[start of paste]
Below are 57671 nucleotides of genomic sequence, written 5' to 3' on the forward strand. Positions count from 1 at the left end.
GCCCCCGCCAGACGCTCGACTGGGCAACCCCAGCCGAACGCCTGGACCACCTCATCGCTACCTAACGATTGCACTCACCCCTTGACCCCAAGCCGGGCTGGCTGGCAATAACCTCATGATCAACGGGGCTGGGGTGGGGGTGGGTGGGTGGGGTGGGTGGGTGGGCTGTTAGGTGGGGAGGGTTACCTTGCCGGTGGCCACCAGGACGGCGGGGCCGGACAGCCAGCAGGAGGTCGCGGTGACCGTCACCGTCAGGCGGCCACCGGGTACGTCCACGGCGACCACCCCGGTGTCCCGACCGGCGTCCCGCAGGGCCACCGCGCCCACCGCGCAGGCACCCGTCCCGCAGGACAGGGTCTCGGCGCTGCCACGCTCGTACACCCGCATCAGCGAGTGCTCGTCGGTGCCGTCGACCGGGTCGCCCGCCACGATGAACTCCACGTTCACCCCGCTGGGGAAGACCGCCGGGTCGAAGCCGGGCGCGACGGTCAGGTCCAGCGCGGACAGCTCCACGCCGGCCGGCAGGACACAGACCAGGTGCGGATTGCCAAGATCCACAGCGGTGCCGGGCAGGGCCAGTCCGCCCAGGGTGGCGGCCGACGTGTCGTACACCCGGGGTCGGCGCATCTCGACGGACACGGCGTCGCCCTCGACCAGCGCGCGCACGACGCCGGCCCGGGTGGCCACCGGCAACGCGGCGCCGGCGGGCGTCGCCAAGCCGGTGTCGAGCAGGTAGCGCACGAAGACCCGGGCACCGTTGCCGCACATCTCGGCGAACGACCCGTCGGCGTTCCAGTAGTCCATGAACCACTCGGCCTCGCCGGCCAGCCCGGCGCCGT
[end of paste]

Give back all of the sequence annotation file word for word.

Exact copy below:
Below are 57671 nucleotides of genomic sequence, written 5' to 3' on the forward strand. Positions count from 1 at the left end.
GCCCCCGCCAGACGCTCGACTGGGCAACCCCAGCCGAACGCCTGGACCACCTCATCGCTACCTAACGATTGCACTCACCCCTTGACCCCAAGCCGGGCTGGCTGGCAATAACCTCATGATCAACGGGGCTGGGGTGGGGGTGGGTGGGTGGGGTGGGTGGGTGGGCTGTTAGGTGGGGAGGGTTACCTTGCCGGTGGCCACCAGGACGGCGGGGCCGGACAGCCAGCAGGAGGTCGCGGTGACCGTCACCGTCAGGCGGCCACCGGGTACGTCCACGGCGACCACCCCGGTGTCCCGACCGGCGTCCCGCAGGGCCACCGCGCCCACCGCGCAGGCACCCGTCCCGCAGGACAGGGTCTCGGCGCTGCCACGCTCGTACACCCGCATCAGCGAGTGCTCGTCGGTGCCGTCGACCGGGTCGCCCGCCACGATGAACTCCACGTTCACCCCGCTGGGGAAGACCGCCGGGTCGAAGCCGGGCGCGACGGTCAGGTCCAGCGCGGACAGCTCCACGCCGGCCGGCAGGACACAGACCAGGTGCGGATTGCCAAGATCCACAGCGGTGCCGGGCAGGGCCAGTCCGCCCAGGGTGGCGGCCGACGTGTCGTACACCCGGGGTCGGCGCATCTCGACGGACACGGCGTCGCCCTCGACCAGCGCGCGCACGACGCCGGCCCGGGTGGCCACCGGCAACGCGGCGCCGGCGGGCGTCGCCAAGCCGGTGTCGAGCAGGTAGCGCACGAAGACCCGGGCACCGTTGCCGCACATCTCGGCGAACGACCCGTCGGCGTTCCAGTAGTCCATGAACCACTCGGCCTCGCCGGCCAGCCCGGCGCCGT